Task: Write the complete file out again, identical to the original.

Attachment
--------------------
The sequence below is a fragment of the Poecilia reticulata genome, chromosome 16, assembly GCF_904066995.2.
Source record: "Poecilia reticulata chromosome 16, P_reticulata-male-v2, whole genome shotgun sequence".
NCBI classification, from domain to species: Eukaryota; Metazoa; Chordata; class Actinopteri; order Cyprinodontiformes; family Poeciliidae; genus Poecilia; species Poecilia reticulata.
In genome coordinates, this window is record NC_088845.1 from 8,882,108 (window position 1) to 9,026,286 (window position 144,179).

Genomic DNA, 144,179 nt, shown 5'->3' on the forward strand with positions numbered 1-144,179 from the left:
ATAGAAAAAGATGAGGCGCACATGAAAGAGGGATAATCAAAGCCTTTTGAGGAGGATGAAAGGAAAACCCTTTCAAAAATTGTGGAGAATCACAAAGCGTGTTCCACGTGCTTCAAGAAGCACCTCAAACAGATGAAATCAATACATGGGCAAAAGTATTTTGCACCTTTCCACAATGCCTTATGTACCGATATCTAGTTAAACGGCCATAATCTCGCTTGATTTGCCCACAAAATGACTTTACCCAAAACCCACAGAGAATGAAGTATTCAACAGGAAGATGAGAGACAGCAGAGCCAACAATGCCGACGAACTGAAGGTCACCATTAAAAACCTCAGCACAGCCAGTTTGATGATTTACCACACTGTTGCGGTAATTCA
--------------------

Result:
The sequence below is a fragment of the Poecilia reticulata genome, chromosome 16, assembly GCF_904066995.2.
Source record: "Poecilia reticulata chromosome 16, P_reticulata-male-v2, whole genome shotgun sequence".
NCBI classification, from domain to species: Eukaryota; Metazoa; Chordata; class Actinopteri; order Cyprinodontiformes; family Poeciliidae; genus Poecilia; species Poecilia reticulata.
In genome coordinates, this window is record NC_088845.1 from 8,882,108 (window position 1) to 9,026,286 (window position 144,179).

Genomic DNA, 144,179 nt, shown 5'->3' on the forward strand with positions numbered 1-144,179 from the left:
ATAGAAAAAGATGAGGCGCACATGAAAGAGGGATAATCAAAGCCTTTTGAGGAGGATGAAAGGAAAACCCTTTCAAAAATTGTGGAGAATCACAAAGCGTGTTCCACGTGCTTCAAGAAGCACCTCAAACAGATGAAATCAATACATGGGCAAAAGTATTTTGCACCTTTCCACAATGCCTTATGTACCGATATCTAGTTAAACGGCCATAATCTCGCTTGATTTGCCCACAAAATGACTTTACCCAAAACCCACAGAGAATGAAGTATTCAACAGGAAGATGAGAGACAGCAGAGCCAACAATGCCGACGAACTGAAGGTCACCATTAAAAACCTCAGCACAGCCAGTTTGATGATTTACCACACTGTTGCGGTAATTCA